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Wojtek Wojcik
Poland
Kraków(Cracow)
Malopolska
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I very much like designing games but I think I prefer to play them.
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Metallum ... game I most proud of.
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I assume that you have read the summary and saw the images of the game before reading this review. I have played this game couple of years ago together with some friends. It was very fun and when lately I saw a copy of the new small box edition I have decided to buy it for my self. Since then I played it few times mostly with two or three players and once with four.

Contents of the box:
- 1 Instruction
- 2 special 12-sided dices with pictures of the animals on the sides (On the red one you will find a side with fox, horse, pig, 2 (or three) sides with sheep and the rest with rabbits. The green one has a wolf, cow, pig and the same
amount of sheep and rabbit sides as red one)
- 1 Exchange rate table
(1 sheep = 6 rabbits, 1 pig = 2 sheeps, 1 cow = 3 pigs, 1 horse = 2 cows, 1 small dog = 1 sheep, 1 big dog = 1 cow)
- 60 rabbit tokens
- 24 sheep tokens
- 20 pig tokens
- 12 cow tokens
- 6 horse tokens
- 4 small dog tokens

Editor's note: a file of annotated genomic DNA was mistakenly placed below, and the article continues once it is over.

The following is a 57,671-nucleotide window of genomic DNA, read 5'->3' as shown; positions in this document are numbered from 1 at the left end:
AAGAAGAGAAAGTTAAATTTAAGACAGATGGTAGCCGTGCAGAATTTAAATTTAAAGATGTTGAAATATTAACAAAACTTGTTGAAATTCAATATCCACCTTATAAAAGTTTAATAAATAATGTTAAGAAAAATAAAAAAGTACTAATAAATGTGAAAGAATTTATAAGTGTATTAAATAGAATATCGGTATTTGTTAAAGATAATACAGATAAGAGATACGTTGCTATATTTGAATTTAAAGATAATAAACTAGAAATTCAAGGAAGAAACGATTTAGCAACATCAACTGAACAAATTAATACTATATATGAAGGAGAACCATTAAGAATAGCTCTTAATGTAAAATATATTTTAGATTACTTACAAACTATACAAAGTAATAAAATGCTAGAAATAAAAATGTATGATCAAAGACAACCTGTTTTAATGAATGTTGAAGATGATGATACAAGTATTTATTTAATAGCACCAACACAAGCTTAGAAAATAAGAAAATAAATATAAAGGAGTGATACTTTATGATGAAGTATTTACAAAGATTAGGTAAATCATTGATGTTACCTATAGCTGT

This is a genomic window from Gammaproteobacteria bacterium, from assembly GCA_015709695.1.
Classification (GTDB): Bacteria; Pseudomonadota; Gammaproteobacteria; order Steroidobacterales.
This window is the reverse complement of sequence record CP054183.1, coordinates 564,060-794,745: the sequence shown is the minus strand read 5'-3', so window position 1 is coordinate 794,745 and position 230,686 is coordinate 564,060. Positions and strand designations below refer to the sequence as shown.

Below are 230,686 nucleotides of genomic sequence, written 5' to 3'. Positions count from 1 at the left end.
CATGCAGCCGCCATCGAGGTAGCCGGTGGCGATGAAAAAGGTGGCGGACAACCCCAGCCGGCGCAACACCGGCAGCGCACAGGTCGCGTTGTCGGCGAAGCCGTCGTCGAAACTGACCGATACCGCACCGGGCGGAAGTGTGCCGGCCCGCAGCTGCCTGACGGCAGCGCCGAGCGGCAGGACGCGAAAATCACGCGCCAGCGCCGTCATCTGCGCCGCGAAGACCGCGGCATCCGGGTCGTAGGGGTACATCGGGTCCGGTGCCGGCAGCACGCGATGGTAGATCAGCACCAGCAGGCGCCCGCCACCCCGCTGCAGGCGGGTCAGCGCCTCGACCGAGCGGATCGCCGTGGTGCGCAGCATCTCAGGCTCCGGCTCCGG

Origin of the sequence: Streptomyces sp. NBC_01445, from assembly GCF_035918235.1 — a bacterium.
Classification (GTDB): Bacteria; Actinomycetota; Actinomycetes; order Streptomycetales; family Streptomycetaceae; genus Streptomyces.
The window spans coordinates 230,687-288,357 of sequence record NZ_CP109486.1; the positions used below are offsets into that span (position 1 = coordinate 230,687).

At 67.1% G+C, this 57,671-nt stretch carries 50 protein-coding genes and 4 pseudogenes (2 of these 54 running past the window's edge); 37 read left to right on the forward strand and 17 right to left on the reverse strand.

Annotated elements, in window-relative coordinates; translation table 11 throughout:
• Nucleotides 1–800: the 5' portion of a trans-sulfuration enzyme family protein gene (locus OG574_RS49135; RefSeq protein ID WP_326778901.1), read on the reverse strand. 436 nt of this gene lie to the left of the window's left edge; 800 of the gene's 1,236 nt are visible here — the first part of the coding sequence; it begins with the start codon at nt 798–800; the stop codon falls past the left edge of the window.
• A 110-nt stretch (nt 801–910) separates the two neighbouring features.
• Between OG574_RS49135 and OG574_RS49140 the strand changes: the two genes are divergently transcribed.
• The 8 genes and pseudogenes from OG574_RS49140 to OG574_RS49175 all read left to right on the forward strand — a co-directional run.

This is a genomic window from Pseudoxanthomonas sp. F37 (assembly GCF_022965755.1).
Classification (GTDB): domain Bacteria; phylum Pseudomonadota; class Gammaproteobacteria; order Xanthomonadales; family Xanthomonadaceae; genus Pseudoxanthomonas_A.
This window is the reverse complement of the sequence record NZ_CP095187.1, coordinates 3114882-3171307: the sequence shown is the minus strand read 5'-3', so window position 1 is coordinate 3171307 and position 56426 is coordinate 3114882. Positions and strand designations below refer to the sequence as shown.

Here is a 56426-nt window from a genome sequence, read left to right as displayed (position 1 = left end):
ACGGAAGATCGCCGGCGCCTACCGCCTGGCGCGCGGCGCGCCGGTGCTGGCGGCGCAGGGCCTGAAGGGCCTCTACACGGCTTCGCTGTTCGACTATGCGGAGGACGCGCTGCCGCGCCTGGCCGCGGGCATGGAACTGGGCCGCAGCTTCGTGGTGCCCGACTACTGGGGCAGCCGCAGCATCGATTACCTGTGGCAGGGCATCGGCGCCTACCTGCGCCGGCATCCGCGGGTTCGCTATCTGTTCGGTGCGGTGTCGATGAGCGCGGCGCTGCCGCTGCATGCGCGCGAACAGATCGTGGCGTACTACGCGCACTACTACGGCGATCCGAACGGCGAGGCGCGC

- 2 big dog tokens (the number of tokens of each kind also acts as the upper limit on the number of such animals which can be owned by all players.)

Mechanics (short rules summary): The games proceeds as follows on his turn player must first decide whether he wants to exchange some of his animals for another one according to the table of exchange. He can do it using "bank" (pile of tokens not owned by any of the players) or with other wiling player. Important is that you can acquire in this way only one animal (so you can buy only 1 sheep even if you have 12 rabbits and would like to get two sheeps) or in case of selling animals (exchanging more expensive into cheaper ones) only one kind of animal hence you can get 2 cows for a horse but not 1 cow, 2 pigs, 1 sheep and 6 rabbits although the value is the same. You can also buy using mixed kind of animals for example to get a big dog you can exchange 2 pigs, a sheep and six rabbits. After exchanging you role two dices. Then you count the number of pairs of animals that were rolled you own plus those on the dices and this is how many new animals you get from the bank (if available). The best way is to explain this on the examples. Assume that you have two rabbits and a sheep and you rolled a rabbit and a sheep on your dice. You first count the number of the rabbits 2 (owned) + 1 (on the dice) = 3 hence you have one full pair and you get one rabbit. As for the sheep 1 (owned) + 1 (on the dice)= 2 hence one pair = 1 new sheep. There are two special animals on the dices a fox and a wolf. If you rolled a fox you loose all your rabbits (not if have a small dog in that case you just loose this dog which runs away after the fox) and if you are unlucky enough to roll a wolf you loos ALL your animals save for a horse and small dogs (if you have a big dog instead you just return its token to the bank). And the game proceeds in clockwise order till one of the players manages to have at least one of each kind of farm animals (rabbits, sheeps, pigs, cows, horses) then for the last time he rolls the dices ad if his still contains all the animals he is declared a winner.